There are (many, many) closed groups on Facebook, which you can request to join if you have a Facebook account. Once you’re in, you can read other posts without writing a word for as long as you like, or you can dive right in and start posting your own questions. With closed groups, nobody outside the group can see your question, or your comments on other discussions. There are groups for everything – pregnancy, birth, breastfeeding, sleep tips, weaning onto solids and beyond.
On a practical level, it’s a means of asking questions or reading replies to other people’s questions. The advantage over a standard website is that it’s dynamic – you can watch questions and replies, get a feel for the ethos of the group, get a sense of whether it’s for you or not. You can pick and choose which pieces of information to take on board.
Beyond the practical: it’s a really lovely way to connect with mothers. I mean, really, really, really lovely. Since discovering Facebook groups nearly two years ago, I’ve made true friends online whom I’ve met in real life. And many whom I’ve never met in real-life – but when you chat late into a night-feed or connect daily in a closed environment over shared experiences, not having actually met becomes irrelevant. Women are innately communicators – listening and talking is what keeps us going. And at this key stage in life; the not-having-a-clue-what-to-do-with-a-newborn-stage; communicating and connecting and sharing information become more valuable than ever. Because connecting keeps us going and information is power.
Just make sure you know when you’re in a group and you know when you’re on your own personal timeline – you don’t want to post a photo of a breast pump in a breastfeeding group, only to realise you’ve put it in your newsfeed. But sure nobody would do that …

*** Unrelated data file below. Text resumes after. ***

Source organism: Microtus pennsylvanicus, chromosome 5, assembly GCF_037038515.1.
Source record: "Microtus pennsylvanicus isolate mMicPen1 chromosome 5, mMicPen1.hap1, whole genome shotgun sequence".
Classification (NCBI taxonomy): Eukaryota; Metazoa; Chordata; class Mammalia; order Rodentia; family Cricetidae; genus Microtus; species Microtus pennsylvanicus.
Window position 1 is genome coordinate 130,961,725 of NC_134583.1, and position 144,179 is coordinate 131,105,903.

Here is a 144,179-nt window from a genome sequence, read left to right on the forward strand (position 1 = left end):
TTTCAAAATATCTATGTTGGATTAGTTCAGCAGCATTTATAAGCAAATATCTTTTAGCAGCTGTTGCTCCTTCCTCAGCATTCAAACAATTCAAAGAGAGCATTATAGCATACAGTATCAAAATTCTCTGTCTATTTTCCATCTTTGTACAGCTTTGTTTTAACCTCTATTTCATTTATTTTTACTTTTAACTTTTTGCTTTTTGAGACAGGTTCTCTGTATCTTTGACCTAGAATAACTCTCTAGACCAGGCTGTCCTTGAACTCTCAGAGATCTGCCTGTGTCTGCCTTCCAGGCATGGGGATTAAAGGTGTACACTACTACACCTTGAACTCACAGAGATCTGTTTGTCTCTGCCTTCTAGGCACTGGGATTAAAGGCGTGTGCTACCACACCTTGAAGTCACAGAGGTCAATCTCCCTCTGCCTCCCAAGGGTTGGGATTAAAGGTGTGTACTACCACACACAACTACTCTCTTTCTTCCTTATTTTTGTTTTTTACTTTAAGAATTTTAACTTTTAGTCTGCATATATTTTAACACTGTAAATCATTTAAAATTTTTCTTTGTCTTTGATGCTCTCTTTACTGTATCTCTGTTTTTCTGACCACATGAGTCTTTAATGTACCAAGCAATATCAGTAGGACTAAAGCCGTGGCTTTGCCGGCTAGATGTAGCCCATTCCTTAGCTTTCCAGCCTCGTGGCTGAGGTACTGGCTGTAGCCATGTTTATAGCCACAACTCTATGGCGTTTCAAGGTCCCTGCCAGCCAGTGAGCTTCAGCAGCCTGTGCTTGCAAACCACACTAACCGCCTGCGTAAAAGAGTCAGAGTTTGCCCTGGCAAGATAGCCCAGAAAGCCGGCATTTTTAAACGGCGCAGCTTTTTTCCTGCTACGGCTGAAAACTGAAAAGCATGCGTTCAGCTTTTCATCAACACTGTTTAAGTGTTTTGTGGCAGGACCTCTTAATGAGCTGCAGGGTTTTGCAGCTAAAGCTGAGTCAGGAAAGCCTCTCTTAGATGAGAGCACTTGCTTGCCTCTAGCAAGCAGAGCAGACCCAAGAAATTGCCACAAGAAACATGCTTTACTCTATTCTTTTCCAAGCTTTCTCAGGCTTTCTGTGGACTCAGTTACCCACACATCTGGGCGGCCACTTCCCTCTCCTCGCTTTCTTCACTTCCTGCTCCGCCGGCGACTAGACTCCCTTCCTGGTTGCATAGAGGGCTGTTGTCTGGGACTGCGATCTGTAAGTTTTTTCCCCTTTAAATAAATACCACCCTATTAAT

The theme “Information is Power” is inspired by the upcoming Babytalk Festival, taking place in O’Reilly Hall, UCD, Dublin on the 22nd and 23rd of February. This is a new pregnancy and baby festival with a focus on empowering families and parents-to-be with information, in a fun relaxed environment. There will be expert talks, entertainment, service demonstrations, and very importantly, a cafe and play-area 🙂
There will be some Irish Parenting Blogger participation in a panel discussion on Sunday 23rd at 4pm from MindtheBaby and Mama.ie (so that’s what I’ll be attending!) and all of this takes place in a family-friendly environment. You can find full details about the festival below.
The event organisers have kindly sent me two tickets to give away, so if you’d like to go along, why not enter this competition in any one of the ways below.
Enter as many times as you like; just make sure to comment here or on the Office Mum Facebook page so that I know you’re entering, and I’ll choose a winner using a random number generator on Wednesday February 12th.
- like and share this post on Facebook & like the Office Mum Facebook page
- or subscribe to Office Mum by email (see right-hand side-bar of the blog)
- or share this post on Twitter
Good luck and maybe see you there!
From the organisers:
Babytalk is a fun new pregnancy and baby festival taking place on the 22nd and 23rd of February 2014 in O’Reilly Hall, UCD, Dublin. We hope to empower families and parents-to-be with information in a fun, relaxed environment.
You can find full festival details on our website – www.babytalkfestival.ie. I’ve also included a quick overview of the festival for you below:
• Comfortable, fun, family-friendly event
• Approximately 5,000 visitors expected over 2 days
• Approximately 60 high quality exhibitors
• Series of talks from expert speakers including David Carey, Genevieve Becker, Sue Jameson, Fiona Rea and more
• Music, comedy & entertainers including RTE’s Reuben and Irish Mammies comedy show with comedian Colm O’Regan
• Product & service demonstrations
• “Information Station” with representatives from parent support agencies
• Reading and storytelling area with readings by authors and children entertainers
• Cafe and play area
• Free car parking
• Buggy parking, baby changing & feeding areas
• WHO code compliant event with ethical event policy
Update February 12th: The winner of the Babytalk tickets is Anna Murphy!